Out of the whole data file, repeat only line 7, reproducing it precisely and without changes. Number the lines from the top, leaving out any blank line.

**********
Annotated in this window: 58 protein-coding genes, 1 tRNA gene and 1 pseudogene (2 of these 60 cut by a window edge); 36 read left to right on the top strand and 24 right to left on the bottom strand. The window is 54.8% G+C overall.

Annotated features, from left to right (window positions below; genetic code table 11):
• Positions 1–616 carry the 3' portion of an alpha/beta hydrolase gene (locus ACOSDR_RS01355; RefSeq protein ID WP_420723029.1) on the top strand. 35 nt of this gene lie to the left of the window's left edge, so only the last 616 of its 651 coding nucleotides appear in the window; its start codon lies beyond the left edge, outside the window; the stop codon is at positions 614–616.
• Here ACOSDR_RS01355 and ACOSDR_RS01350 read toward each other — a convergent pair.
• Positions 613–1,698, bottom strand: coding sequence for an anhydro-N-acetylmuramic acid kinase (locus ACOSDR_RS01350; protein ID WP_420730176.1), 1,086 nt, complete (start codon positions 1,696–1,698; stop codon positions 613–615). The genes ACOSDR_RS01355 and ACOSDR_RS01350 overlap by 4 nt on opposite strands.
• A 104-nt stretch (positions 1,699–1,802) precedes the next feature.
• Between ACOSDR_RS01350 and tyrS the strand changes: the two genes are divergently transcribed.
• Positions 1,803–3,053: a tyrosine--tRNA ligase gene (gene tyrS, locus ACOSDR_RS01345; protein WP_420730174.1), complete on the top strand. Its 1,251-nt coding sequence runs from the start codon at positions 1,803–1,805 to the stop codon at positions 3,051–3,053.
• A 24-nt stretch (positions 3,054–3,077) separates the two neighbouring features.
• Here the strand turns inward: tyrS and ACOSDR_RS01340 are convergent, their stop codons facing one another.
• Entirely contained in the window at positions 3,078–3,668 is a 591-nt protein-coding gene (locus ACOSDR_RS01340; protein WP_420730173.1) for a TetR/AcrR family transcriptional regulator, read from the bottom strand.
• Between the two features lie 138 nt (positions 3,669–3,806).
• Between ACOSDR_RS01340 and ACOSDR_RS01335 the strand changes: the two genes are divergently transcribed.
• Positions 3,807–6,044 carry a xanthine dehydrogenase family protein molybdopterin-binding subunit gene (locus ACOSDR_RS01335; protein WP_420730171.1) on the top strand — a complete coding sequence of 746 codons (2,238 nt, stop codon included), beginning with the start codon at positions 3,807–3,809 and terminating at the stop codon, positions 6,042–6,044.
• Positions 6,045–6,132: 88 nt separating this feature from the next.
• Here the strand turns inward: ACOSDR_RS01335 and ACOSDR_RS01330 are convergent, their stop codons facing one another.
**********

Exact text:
• Between ACOSDR_RS01350 and tyrS the strand changes: the two genes are divergently transcribed.